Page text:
This root and ones like it were used for Elvish words for “silver” throughout Tolkien’s life. The earliest iteration of the root began with T-, however, appearing as unglossed ᴱ√TELEPE in the Qenya Lexicon of the 1910s with derivatives like ᴱQ. telpe “silver” (QL/91). Even at this early stage, however, the Gnomish equivalent was G. celeb (GL/25), but the reason for the t/c variation isn’t clear. The closest explanation is that palatal consonants like [c] became [tʲ] in Qenya vs. [k] in Gnomish (compare ᴱQ. tyava- vs. caf- “taste” from ᴱ√TYAVA) but this doesn’t explain why the Qenya form has initial t- rather than ty-.
Elsewhere in the Elvish languages of the 1910s there seem to be etymological variations of [k] vs. [t], such as ᴱQ. kitya- vs. G. tisca- “tickle” (QL/47; GL/70) and ᴱQ. talqe vs. G. celc “glass” (QL/88; GL/25), so perhaps ᴱQ. telpe vs. G. celeb “silver” is another example of this. Another explanation appeared in Early Noldorin word lists from the 1920s, where the primitive form was ᴱ✶kelekwé which produced ᴱN. celeb as usual but the Qenya form was ᴱQ. telqe with “k = t by dissimilation” (PE13/140), presumably away from q.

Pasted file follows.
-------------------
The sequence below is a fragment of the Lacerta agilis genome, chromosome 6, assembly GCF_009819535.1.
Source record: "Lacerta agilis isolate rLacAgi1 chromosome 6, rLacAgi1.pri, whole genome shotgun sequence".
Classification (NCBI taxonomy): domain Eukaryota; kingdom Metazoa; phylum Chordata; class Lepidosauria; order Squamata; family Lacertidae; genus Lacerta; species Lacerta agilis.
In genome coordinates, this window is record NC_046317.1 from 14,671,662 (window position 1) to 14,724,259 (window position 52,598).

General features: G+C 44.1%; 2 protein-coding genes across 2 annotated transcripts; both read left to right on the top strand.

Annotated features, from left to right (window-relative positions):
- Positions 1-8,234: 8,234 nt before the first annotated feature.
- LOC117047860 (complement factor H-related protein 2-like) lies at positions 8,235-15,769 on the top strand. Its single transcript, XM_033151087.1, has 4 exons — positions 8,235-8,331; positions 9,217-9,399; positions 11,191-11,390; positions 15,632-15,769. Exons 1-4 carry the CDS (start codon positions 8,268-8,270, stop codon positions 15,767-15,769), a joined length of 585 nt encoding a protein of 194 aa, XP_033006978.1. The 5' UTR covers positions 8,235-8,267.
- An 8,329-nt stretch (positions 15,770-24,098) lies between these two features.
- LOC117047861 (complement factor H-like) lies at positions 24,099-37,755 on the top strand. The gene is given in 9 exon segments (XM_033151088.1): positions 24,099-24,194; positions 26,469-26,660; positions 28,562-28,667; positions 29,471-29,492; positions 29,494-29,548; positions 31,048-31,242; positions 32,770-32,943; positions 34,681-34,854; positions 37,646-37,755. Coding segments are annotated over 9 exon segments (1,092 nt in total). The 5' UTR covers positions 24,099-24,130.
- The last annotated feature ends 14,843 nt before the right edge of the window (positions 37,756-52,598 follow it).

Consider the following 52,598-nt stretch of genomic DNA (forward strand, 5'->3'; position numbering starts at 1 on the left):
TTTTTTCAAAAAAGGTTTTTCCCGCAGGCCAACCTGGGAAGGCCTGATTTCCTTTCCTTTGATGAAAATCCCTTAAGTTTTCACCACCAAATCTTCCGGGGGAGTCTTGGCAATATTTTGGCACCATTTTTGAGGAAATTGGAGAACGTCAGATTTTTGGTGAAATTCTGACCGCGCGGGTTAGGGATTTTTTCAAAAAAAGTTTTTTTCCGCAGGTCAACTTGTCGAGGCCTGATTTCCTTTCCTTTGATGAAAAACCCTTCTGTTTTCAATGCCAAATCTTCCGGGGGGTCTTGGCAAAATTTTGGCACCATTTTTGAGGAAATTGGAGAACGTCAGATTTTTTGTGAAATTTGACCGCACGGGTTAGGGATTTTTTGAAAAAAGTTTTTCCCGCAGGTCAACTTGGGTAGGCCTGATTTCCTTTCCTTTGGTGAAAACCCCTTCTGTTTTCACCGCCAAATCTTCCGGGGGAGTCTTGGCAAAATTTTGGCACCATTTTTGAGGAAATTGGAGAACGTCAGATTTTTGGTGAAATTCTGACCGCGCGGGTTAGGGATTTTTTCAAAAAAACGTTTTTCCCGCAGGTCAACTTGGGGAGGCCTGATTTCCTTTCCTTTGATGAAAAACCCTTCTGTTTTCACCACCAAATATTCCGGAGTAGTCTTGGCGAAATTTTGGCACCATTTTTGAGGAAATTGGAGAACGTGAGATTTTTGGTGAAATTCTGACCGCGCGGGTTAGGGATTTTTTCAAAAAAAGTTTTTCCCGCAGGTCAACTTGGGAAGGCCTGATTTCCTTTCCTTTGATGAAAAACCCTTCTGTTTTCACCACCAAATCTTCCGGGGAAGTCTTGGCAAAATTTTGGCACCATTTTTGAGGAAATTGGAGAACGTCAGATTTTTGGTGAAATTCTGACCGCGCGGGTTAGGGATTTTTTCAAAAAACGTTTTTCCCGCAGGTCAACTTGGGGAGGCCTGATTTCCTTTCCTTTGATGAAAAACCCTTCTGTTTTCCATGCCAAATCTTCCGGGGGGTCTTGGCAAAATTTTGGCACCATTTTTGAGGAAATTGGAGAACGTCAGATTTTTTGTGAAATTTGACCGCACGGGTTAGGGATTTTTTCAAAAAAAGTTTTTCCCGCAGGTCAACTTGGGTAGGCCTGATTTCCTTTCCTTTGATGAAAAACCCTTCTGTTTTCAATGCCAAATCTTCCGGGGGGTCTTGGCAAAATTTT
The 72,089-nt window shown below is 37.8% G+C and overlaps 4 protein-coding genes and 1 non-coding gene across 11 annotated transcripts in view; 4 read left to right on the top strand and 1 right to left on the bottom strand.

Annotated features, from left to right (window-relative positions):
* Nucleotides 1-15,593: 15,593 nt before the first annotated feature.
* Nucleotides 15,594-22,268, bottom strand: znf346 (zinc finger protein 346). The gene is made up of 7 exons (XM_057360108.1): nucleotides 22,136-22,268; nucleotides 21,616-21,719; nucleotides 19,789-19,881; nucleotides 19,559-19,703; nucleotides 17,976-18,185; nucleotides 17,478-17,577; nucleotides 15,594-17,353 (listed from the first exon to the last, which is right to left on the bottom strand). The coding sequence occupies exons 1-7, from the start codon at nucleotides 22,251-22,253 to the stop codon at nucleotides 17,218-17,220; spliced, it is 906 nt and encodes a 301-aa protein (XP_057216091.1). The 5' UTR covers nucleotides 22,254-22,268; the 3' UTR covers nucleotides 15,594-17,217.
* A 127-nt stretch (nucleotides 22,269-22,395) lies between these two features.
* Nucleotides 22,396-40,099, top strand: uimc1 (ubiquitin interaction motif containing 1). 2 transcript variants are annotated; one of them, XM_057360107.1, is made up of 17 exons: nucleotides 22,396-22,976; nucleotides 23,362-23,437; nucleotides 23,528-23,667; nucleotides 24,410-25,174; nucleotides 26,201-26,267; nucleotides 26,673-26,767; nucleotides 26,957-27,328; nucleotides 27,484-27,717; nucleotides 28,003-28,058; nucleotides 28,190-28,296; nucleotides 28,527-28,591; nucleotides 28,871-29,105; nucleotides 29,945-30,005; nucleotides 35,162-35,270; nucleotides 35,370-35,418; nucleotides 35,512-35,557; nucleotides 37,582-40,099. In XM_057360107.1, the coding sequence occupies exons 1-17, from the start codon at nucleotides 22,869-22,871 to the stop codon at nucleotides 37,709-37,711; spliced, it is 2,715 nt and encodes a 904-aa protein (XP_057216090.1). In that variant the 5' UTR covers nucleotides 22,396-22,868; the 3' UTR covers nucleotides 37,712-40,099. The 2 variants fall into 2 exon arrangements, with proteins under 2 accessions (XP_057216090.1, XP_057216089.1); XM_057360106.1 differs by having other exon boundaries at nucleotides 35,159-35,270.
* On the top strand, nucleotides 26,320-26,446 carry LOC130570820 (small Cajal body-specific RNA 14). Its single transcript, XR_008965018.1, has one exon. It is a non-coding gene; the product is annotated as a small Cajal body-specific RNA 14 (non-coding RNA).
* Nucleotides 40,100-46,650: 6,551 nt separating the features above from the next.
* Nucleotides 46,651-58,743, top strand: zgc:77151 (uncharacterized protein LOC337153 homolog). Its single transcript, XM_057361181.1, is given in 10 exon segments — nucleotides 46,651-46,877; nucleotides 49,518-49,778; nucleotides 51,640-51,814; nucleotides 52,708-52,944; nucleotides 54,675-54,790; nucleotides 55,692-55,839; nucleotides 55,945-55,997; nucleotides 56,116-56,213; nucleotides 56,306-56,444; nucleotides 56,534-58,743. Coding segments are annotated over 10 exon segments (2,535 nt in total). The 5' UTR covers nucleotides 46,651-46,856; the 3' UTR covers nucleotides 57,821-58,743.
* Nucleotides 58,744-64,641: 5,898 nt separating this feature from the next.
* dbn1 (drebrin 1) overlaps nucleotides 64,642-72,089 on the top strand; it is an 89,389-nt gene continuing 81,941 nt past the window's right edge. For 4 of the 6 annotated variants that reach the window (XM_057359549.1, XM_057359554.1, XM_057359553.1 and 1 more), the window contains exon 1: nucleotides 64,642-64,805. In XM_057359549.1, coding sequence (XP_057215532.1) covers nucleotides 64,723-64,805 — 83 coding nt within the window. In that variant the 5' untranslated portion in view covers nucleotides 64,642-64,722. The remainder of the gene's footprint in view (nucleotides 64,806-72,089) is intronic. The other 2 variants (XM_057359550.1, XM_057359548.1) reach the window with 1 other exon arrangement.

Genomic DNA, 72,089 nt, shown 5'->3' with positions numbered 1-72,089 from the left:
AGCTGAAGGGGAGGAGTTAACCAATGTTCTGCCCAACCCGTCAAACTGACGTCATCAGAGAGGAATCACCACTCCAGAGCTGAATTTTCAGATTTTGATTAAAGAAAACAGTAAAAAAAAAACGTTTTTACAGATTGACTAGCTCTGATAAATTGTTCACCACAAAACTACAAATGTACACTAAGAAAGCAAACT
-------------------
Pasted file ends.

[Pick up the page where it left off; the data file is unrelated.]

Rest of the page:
In The Etymologies of the 1930s Tolkien had the root ᴹ√KYELEP with variant ᴹ√TELEP, producing N. celeb but ᴹQ. tyelpe or ᴹQ. telpe (Ety/KYELEP). But Tolkien revised this entry, marking ᴹ√TELEP as questionable and introducing the Telerin form ᴹT. telpe < ᴹ√KYELEP, concluding that ᴹQ. telpe must be a loan from Telerin. This finally put N. celeb vs. ᴹQ. telpe (borrowed from Telerin) on a solid phonological foundation. Tolkien seems to have stuck with this explanation, mentioning this borrowing from Telerin to Quenya several times in his later writings, with the proper but now archaic Quenya form being Q. †tyelpë (Let/426; PM/356; UT/266).